I was recently asked to coach a group of undergraduate students who are entering the “Map the System” from Oxford University.
A global competition to learn more about the issues you care about and present your findings to the world.
As part of the competition, each participant is asked to submit a “visual map” to accompany their report, but there is little criteria to describe how to create the map, nor its intended role in the presentation. As far as I have been able to determine, it is a supplementary document, which allows the students to show their creativity. Looking at the finalists from 2017, it seems most of the students took an infographic approach, or went into a full scale interactive website production.
I wanted to share a few resources that I have seen that may show some alternatives.
Truth be told I am not a master at creating or using infographics, most of my recent work has been creating visual summaries of conversations and keynotes, in the realm of graphic facilitation and recording. My ‘go to’ if asked to create a visual map would likely be some kind of sequential art, combining narrative and data with some eye catching visuals.
I have dug up some research though to help explain visual mapping and its variety and power. The landscape for visual work is expanding, and more often the discrete disciplines tend towards overlapping. It is a good idea to zoom out and get a high level look at the space before we begin.
Having recently taken a visual leader workshop from David Sibbet, I am aware one of the best summaries of visual work is the “Map to the world of visualization” (Lindquist/Sibbet)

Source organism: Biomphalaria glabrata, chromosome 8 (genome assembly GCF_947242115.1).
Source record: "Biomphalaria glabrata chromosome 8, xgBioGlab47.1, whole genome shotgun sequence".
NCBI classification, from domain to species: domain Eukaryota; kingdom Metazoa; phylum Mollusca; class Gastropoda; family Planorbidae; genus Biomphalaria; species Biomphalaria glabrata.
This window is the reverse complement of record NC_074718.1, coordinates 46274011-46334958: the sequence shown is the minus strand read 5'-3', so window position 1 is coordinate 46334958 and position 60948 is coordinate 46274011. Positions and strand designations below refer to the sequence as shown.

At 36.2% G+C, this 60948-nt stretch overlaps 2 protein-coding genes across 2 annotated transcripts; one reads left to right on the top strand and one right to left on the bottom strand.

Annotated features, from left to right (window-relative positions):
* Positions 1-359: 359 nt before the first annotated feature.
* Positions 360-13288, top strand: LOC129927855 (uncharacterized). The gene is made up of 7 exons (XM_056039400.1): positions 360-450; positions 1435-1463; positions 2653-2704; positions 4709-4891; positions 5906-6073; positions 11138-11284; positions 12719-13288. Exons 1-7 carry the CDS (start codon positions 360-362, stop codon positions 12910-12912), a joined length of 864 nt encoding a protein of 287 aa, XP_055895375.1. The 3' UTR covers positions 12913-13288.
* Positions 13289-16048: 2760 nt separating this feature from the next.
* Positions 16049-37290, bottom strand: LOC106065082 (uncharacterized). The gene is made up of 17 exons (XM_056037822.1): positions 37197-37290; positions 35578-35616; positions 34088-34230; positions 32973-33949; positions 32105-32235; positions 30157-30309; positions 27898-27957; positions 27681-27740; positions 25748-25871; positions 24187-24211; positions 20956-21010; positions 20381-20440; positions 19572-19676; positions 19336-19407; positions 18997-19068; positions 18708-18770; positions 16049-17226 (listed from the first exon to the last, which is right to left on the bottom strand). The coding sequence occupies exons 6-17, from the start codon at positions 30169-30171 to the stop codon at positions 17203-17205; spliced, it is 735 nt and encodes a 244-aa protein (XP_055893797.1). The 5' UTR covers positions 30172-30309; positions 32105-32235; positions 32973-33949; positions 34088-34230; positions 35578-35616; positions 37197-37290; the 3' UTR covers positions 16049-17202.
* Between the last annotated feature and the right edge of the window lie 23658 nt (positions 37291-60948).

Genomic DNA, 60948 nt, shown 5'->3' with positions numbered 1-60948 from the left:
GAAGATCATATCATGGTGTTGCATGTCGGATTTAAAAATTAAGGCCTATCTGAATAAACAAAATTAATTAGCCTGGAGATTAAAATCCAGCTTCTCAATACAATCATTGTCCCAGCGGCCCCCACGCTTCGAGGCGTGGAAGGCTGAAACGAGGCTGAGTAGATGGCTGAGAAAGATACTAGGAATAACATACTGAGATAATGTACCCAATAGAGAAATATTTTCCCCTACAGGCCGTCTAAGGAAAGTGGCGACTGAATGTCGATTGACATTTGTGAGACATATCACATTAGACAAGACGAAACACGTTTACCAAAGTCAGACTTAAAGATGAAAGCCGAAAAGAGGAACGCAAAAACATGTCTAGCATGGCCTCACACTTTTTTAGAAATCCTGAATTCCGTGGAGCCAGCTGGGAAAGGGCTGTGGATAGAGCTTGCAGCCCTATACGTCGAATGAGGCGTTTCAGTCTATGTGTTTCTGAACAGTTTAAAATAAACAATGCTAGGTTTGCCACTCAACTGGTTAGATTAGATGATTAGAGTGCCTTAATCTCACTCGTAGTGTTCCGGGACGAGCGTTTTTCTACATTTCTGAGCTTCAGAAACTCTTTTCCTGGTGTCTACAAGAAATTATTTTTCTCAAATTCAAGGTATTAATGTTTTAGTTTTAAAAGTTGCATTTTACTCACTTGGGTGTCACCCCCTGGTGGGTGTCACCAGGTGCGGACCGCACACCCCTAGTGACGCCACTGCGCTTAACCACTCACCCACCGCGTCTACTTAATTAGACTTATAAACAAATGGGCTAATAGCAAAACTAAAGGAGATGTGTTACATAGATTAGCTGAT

The first image that strikes me when thinking about a visual maps, is this amazingly rich chart on the history of nordic languages from Minna Sundberg.
Decidedly an artistic rendition, this has inspired me for both its use of natural forms, as well as providing a detailed analysis of data.
I often use trees as metaphors, and for visual maps they seem like a wealth of visual material. Allowing for branches and growth in almost any direction, but for the scientific presentation of data there are many more templates to choose from.
This post from adiomia breaks them down well in “How To Think Visually Using Visual Analogies – Infographic”
Using the spectrum from”charts and diagrams” to “allegories” this chart probably captures every single way information can be represented visually, and is worth in depth exploration. The spectrum from representational to abstract reminds me of an important lesson from Scott Mccleod, in which I remember as “The audience meets you half way”. That is, your audience is willing to play along with out you representing your subject with 100% realism. In fact, the more abstract you make an image, the more the audience is willing to see themselves in it.
Graphic Design Resources
Going Visual – Activities to practice your visual skillz.
Icons to image PDF (Visual Literacy)
Back of the Napkin – Dan Roam
Understanding Comics – Scott Mccloud